By Stephanie Ho, Washington
23 January 2007
The Gallup polling organization has found that, while Muslims say they admire democratic values, they also believe Islamic laws and democracy can exist side-by-side. Basing its findings on a survey of 10 mostly Muslim countries, Gallup said world leaders should support democracy in those countries despite the peoples’ strong feeling about religion. VOA’s Stephanie Ho reports from Washington.
The Gallup Poll of the Muslim World has sampled the opinions of more than 80percent of the world’s Muslim population in 10 countries.
The head of the Gallup Center for Muslim Studies, Dalia Mogahed, said her organization has found that many respondents in the Muslim world value aspects of what she called a “liberal democracy.”
“There is a support for, in principle, freedom of speech, freedom of assembly, freedom of religion,” she said. “There is also an admiration of liberty and freedom of expression in the West. So, in principle there is support for these concepts and these values.”
At the same time, Gallup found that in countries, such as Egypt, Pakistan,Jordan and Bangladesh, a majority of the people asked said sharia, or Muslim law, should be the only source of legislation. In four other countries, a majority said sharia must be a source of law, although not the only source.
Mogahed said the religious feeling of voters is important.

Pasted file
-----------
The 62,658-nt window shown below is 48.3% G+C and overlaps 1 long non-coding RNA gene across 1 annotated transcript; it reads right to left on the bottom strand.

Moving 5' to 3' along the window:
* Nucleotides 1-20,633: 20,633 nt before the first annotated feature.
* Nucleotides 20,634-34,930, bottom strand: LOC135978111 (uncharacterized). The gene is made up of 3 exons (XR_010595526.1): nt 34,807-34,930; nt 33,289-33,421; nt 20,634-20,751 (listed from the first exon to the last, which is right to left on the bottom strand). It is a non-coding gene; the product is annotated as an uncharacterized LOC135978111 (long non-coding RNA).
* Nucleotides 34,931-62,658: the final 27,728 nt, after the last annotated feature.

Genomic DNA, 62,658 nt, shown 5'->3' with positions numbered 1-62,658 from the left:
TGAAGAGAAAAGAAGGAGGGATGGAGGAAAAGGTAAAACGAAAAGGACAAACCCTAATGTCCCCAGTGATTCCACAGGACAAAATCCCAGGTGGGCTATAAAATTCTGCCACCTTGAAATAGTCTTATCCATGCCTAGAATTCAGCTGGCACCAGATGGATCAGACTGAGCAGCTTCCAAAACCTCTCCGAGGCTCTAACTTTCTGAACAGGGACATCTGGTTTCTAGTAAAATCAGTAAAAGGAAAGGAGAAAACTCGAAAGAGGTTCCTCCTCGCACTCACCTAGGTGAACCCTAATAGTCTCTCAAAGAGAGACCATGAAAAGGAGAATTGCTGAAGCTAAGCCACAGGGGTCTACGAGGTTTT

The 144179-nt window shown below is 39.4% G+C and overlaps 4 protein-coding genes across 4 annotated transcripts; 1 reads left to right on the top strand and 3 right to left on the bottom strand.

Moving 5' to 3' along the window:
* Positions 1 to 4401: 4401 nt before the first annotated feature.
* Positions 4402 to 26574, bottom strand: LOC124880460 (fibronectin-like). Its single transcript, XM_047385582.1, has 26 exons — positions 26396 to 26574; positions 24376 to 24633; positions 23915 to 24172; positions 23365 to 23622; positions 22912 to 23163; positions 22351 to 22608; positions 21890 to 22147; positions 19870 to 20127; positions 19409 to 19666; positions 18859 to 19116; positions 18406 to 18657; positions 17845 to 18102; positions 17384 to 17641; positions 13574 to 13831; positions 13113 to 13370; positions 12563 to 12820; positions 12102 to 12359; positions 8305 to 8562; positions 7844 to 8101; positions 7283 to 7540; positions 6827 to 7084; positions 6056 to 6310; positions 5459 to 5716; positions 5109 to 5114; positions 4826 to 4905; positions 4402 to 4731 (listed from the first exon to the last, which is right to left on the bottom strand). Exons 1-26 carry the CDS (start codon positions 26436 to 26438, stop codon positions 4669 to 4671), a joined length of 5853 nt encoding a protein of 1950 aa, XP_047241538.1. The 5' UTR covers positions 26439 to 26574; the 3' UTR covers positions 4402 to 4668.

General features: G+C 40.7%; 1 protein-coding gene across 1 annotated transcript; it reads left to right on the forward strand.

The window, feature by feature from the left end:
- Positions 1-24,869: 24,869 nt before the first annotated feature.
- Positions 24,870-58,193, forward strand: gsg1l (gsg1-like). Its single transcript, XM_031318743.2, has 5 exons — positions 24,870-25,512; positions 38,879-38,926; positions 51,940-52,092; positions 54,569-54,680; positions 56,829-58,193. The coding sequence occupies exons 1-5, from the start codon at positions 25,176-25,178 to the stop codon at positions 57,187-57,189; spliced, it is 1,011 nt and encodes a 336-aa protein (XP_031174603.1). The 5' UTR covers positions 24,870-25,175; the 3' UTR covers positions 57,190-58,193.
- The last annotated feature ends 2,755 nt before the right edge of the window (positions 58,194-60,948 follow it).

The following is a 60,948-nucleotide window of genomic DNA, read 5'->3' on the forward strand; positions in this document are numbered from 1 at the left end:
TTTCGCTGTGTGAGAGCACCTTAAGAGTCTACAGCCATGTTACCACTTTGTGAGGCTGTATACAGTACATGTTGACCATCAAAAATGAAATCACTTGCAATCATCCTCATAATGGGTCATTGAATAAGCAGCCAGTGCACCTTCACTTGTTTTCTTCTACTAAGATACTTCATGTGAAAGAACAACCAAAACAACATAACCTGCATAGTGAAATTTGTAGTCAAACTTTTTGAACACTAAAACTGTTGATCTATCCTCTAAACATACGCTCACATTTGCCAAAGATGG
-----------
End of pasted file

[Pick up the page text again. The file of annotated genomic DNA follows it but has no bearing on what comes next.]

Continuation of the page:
“So, the debate as to whether or not this is a temporary phenomenon, or if votes for the Muslim Brotherhood or Hamas, for example, were simply protest votes because people did not have a secular alternative – our data would suggest that the answer is no, that people were not just voting against the government or Fatah, that they were in fact voting for the religious parties because they represent their political values,” she said.
Mogahed added that the Gallup findings “lend the weight of empirical data” to support recent Council on Foreign Relations recommendations…
” … that world leaders should support genuine democracy in the Arab-Muslim world, despite the risks of people coming into power that disagree, vehemently even, with U.S. policies,” she said. “And secondly, that governments should support the political participation of any group or party committed to abiding by the rules and norms of the democratic process.”
One Gallup poll finding is that there is a popular perception in the Arab world that the United States does not support genuine Muslim autonomy. This issue was addressed by editor-in-chief Frank Newport, who says the survey shows that people in the Muslim world have mixed feelings about the United States.
“People in these predominantly Muslim countries do respect the U.S.focus on liberty, freedom and democracy, and yet overall, there’s a negative attitude toward the U.S. at this point in time, so there is a contradiction,” he said.
He indicated that resolving this contradiction would not be easy and is, in his words, “the focus of many great minds in the U.S. government and elsewhere.”